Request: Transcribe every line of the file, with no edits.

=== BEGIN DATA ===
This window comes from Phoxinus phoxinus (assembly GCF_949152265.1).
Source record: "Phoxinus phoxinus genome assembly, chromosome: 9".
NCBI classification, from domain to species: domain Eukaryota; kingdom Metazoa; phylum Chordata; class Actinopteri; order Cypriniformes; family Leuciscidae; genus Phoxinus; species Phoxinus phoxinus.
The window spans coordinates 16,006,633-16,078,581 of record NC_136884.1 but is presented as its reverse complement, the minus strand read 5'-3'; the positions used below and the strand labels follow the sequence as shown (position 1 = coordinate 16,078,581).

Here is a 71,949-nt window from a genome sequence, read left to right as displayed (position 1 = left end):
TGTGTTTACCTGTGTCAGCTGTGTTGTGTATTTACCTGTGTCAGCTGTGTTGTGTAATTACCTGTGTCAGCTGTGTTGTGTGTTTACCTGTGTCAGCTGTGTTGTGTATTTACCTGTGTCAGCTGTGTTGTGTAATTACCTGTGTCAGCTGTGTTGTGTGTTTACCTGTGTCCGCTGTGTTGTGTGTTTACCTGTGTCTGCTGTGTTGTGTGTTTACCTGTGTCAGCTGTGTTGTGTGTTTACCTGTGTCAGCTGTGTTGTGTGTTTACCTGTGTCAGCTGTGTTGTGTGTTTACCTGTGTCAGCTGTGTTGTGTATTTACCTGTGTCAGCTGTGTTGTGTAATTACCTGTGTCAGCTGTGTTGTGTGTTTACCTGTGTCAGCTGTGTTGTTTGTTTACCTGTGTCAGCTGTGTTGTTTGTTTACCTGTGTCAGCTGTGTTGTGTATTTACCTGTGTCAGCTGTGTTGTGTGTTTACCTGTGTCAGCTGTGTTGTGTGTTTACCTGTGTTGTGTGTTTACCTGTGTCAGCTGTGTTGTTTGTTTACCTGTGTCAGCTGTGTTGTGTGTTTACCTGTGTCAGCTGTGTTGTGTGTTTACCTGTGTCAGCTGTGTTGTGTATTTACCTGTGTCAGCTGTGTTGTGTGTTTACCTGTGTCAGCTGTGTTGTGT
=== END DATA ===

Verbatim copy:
This window comes from Phoxinus phoxinus (assembly GCF_949152265.1).
Source record: "Phoxinus phoxinus genome assembly, chromosome: 9".
NCBI classification, from domain to species: domain Eukaryota; kingdom Metazoa; phylum Chordata; class Actinopteri; order Cypriniformes; family Leuciscidae; genus Phoxinus; species Phoxinus phoxinus.
The window spans coordinates 16,006,633-16,078,581 of record NC_136884.1 but is presented as its reverse complement, the minus strand read 5'-3'; the positions used below and the strand labels follow the sequence as shown (position 1 = coordinate 16,078,581).

Here is a 71,949-nt window from a genome sequence, read left to right as displayed (position 1 = left end):
TGTGTTTACCTGTGTCAGCTGTGTTGTGTATTTACCTGTGTCAGCTGTGTTGTGTAATTACCTGTGTCAGCTGTGTTGTGTGTTTACCTGTGTCAGCTGTGTTGTGTATTTACCTGTGTCAGCTGTGTTGTGTAATTACCTGTGTCAGCTGTGTTGTGTGTTTACCTGTGTCCGCTGTGTTGTGTGTTTACCTGTGTCTGCTGTGTTGTGTGTTTACCTGTGTCAGCTGTGTTGTGTGTTTACCTGTGTCAGCTGTGTTGTGTGTTTACCTGTGTCAGCTGTGTTGTGTGTTTACCTGTGTCAGCTGTGTTGTGTATTTACCTGTGTCAGCTGTGTTGTGTAATTACCTGTGTCAGCTGTGTTGTGTGTTTACCTGTGTCAGCTGTGTTGTTTGTTTACCTGTGTCAGCTGTGTTGTTTGTTTACCTGTGTCAGCTGTGTTGTGTATTTACCTGTGTCAGCTGTGTTGTGTGTTTACCTGTGTCAGCTGTGTTGTGTGTTTACCTGTGTTGTGTGTTTACCTGTGTCAGCTGTGTTGTTTGTTTACCTGTGTCAGCTGTGTTGTGTGTTTACCTGTGTCAGCTGTGTTGTGTGTTTACCTGTGTCAGCTGTGTTGTGTATTTACCTGTGTCAGCTGTGTTGTGTGTTTACCTGTGTCAGCTGTGTTGTGT